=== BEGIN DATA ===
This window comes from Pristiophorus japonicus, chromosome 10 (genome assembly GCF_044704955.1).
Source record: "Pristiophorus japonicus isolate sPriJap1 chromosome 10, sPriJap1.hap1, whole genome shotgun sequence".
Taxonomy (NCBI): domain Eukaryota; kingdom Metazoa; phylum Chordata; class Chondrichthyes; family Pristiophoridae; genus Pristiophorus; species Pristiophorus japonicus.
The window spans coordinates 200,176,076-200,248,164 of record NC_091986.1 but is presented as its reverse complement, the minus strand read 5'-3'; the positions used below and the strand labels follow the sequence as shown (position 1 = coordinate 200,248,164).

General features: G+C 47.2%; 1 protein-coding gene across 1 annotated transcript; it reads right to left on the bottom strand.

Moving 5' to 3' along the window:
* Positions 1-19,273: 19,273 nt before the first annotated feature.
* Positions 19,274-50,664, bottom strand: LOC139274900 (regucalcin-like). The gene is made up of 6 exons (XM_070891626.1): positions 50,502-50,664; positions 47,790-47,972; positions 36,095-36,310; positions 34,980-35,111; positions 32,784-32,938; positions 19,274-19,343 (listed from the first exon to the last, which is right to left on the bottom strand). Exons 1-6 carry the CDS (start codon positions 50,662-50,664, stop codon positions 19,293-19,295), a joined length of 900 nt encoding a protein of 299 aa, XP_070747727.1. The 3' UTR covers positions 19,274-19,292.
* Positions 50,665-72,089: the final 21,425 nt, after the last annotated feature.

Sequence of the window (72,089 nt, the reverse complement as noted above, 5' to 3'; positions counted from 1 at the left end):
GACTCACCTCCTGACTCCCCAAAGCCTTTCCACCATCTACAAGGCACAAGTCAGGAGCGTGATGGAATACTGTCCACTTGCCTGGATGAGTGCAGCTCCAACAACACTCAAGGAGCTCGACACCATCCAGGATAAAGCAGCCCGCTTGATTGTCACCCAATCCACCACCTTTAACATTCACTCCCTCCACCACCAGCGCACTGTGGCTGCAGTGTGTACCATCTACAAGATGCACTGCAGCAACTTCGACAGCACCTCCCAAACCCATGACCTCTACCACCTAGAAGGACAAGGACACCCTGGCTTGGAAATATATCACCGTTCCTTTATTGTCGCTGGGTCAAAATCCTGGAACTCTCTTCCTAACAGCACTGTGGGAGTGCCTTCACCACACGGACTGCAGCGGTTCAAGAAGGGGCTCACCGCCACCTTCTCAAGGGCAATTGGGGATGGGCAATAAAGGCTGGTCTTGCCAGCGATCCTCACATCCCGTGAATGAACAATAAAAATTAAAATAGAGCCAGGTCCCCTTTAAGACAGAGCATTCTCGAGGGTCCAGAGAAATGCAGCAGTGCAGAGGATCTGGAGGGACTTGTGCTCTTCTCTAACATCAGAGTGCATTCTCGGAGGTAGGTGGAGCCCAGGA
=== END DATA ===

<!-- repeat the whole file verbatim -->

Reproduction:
This window comes from Pristiophorus japonicus, chromosome 10 (genome assembly GCF_044704955.1).
Source record: "Pristiophorus japonicus isolate sPriJap1 chromosome 10, sPriJap1.hap1, whole genome shotgun sequence".
Taxonomy (NCBI): domain Eukaryota; kingdom Metazoa; phylum Chordata; class Chondrichthyes; family Pristiophoridae; genus Pristiophorus; species Pristiophorus japonicus.
The window spans coordinates 200,176,076-200,248,164 of record NC_091986.1 but is presented as its reverse complement, the minus strand read 5'-3'; the positions used below and the strand labels follow the sequence as shown (position 1 = coordinate 200,248,164).

General features: G+C 47.2%; 1 protein-coding gene across 1 annotated transcript; it reads right to left on the bottom strand.

Moving 5' to 3' along the window:
* Positions 1-19,273: 19,273 nt before the first annotated feature.
* Positions 19,274-50,664, bottom strand: LOC139274900 (regucalcin-like). The gene is made up of 6 exons (XM_070891626.1): positions 50,502-50,664; positions 47,790-47,972; positions 36,095-36,310; positions 34,980-35,111; positions 32,784-32,938; positions 19,274-19,343 (listed from the first exon to the last, which is right to left on the bottom strand). Exons 1-6 carry the CDS (start codon positions 50,662-50,664, stop codon positions 19,293-19,295), a joined length of 900 nt encoding a protein of 299 aa, XP_070747727.1. The 3' UTR covers positions 19,274-19,292.
* Positions 50,665-72,089: the final 21,425 nt, after the last annotated feature.

Sequence of the window (72,089 nt, the reverse complement as noted above, 5' to 3'; positions counted from 1 at the left end):
GACTCACCTCCTGACTCCCCAAAGCCTTTCCACCATCTACAAGGCACAAGTCAGGAGCGTGATGGAATACTGTCCACTTGCCTGGATGAGTGCAGCTCCAACAACACTCAAGGAGCTCGACACCATCCAGGATAAAGCAGCCCGCTTGATTGTCACCCAATCCACCACCTTTAACATTCACTCCCTCCACCACCAGCGCACTGTGGCTGCAGTGTGTACCATCTACAAGATGCACTGCAGCAACTTCGACAGCACCTCCCAAACCCATGACCTCTACCACCTAGAAGGACAAGGACACCCTGGCTTGGAAATATATCACCGTTCCTTTATTGTCGCTGGGTCAAAATCCTGGAACTCTCTTCCTAACAGCACTGTGGGAGTGCCTTCACCACACGGACTGCAGCGGTTCAAGAAGGGGCTCACCGCCACCTTCTCAAGGGCAATTGGGGATGGGCAATAAAGGCTGGTCTTGCCAGCGATCCTCACATCCCGTGAATGAACAATAAAAATTAAAATAGAGCCAGGTCCCCTTTAAGACAGAGCATTCTCGAGGGTCCAGAGAAATGCAGCAGTGCAGAGGATCTGGAGGGACTTGTGCTCTTCTCTAACATCAGAGTGCATTCTCGGAGGTAGGTGGAGCCCAGGA